by Chris Griffith
Published 6 December 1992 in The Sun-Herald
Outside the storm was raging. It was Saturday. Sir Max Bingham's parting forays were only starting to ring in the Goss Government's ears.
In contrast all was calm inside the Parliamentary Annex's conference room, as Mr O'Regan, Attorney General Dean Wells, Criminal Law Association president Michael Quinn, Civil Liberties Council president Terry O'Gorman, and others pooled their critiques of the new proposals.
Mr O'Regan, who chaired the Government's Criminal Code Review Committee, described his committee's final report of recommendations as "riveting or at least enjoyable holiday reading".
That is an understatement.
By the end of 1993, Queensland's Courts are expected to be operating under a new criminal code containing, among many changes, new laws governing rape and sexual assault, bribery, perjury, search and seizure, the operation of juries, and the use of uncorroborated evidence in Court. Mandatory sentences are to be abolished and replaced by maximum penalties at the Judge's discretion.
In the public arena, discussion so far has focussed on some quaint anachronisms that will be abolished; irrelevant old laws, or laws that are now administered federally.
No longer will it be an offence in Queensland to incite mutiny, defame foreign princes, challenge to fight a duel, aid pirates, commit bigamy, or pretend to exercise witchcraft or tell fortunes.
Yet it is the new and modified offences that deserve the most attention as they inevitably affect the public.
The Queensland Law Society's and the Criminal Law Association's Michael Quinn organised the seminar to promote discussion about them, t least among lawyers, Magistrates, Judges, and some academics who attended.
This review, which began in April 1990, is the first major overhaul of Queensland's Criminal Code and is well underway. The Review Committee released an Interim report in March 1991, and its final report in June this year.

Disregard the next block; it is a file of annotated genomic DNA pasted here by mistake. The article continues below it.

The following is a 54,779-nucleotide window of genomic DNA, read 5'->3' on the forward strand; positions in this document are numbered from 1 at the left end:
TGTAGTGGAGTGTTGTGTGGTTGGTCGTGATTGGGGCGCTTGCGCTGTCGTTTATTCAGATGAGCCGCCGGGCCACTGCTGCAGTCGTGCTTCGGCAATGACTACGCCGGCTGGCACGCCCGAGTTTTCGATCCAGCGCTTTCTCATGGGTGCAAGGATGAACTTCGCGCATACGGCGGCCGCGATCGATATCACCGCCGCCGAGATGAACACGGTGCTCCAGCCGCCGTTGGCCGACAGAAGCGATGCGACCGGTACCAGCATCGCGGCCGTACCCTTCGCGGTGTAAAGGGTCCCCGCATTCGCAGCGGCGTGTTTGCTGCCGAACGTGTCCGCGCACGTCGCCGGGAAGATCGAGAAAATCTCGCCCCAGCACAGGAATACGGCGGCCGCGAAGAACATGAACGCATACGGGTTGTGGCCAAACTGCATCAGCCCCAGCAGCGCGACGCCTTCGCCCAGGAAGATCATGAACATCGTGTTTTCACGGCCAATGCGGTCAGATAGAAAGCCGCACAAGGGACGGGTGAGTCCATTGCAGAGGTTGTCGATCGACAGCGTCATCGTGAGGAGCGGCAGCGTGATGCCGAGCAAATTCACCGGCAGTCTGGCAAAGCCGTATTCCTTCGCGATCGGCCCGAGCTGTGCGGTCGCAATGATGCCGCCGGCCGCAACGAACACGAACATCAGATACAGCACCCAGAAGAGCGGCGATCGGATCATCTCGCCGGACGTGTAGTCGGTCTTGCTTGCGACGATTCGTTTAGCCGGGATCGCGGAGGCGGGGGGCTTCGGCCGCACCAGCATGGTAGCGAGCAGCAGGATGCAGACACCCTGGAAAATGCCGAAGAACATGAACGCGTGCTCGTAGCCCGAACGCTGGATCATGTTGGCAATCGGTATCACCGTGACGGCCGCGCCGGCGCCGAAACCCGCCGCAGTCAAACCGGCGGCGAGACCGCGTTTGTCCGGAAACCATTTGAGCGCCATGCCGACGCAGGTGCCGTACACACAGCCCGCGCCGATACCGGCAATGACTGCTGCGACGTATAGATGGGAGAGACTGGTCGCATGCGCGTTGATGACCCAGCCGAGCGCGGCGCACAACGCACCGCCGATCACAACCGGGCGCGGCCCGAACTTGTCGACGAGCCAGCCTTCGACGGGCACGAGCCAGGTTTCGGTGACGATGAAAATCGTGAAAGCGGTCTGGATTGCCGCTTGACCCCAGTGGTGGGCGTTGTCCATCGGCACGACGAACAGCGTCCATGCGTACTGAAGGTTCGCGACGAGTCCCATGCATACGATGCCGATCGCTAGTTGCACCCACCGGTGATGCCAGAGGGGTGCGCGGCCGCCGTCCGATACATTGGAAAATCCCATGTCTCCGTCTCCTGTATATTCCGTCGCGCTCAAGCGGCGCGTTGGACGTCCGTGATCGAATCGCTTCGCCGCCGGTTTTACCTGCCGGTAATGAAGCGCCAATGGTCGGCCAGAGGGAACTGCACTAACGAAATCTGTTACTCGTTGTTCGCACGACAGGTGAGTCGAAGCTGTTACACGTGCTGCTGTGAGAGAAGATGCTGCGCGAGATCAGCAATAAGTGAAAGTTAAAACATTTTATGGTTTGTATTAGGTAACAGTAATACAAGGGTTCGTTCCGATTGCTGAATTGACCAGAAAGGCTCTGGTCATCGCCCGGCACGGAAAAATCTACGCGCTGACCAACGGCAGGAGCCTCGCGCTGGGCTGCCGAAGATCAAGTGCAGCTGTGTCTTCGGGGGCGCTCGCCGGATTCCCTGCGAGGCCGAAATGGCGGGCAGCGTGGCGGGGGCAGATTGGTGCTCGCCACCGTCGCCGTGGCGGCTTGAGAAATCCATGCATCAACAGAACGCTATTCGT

The original Code, produced by former Attorney-General Sir Samuel Griffith in 1897, was enacted in Queensland in 1901, It was adopted in Western Australia, and Papua New Guinea, and partly adopted in the Northern Territory.
The proposed new Code simplifies the existing one by redefining the current 707 sections into 399. It defines offences into two groups - regulatory offences and criminal offences. It further subdivides criminal offences into crimes and simple offences, and abolishes misdemeanors.
Simple offences, which are heard by a magistrate, are being removed from the Criminal Code and consolidated into a Simple Offences Act.
These include advertising a reward for stolen property, disturbing religious worship, intimidation of workers and employees, going armed to Parliament House, and electoral offences such as double voting, and breaking seal of packets used at elections.
The Committee was told not to review abortion, prostitution, and gaming, however it was asked to include offences in the Drugs Misuse Act in the new Criminal Code without "substantial changes" to offences and penalties.
Mr Wells is now requesting public submissions on this report by January 31. He proposes a second committee to draft recommendations for Cabinet, possibly a panel of Trial Judges. At the conference Mr Wells said he proposed this idea to Chief Justice Macrossan, who wrote back saying "the idea has merit".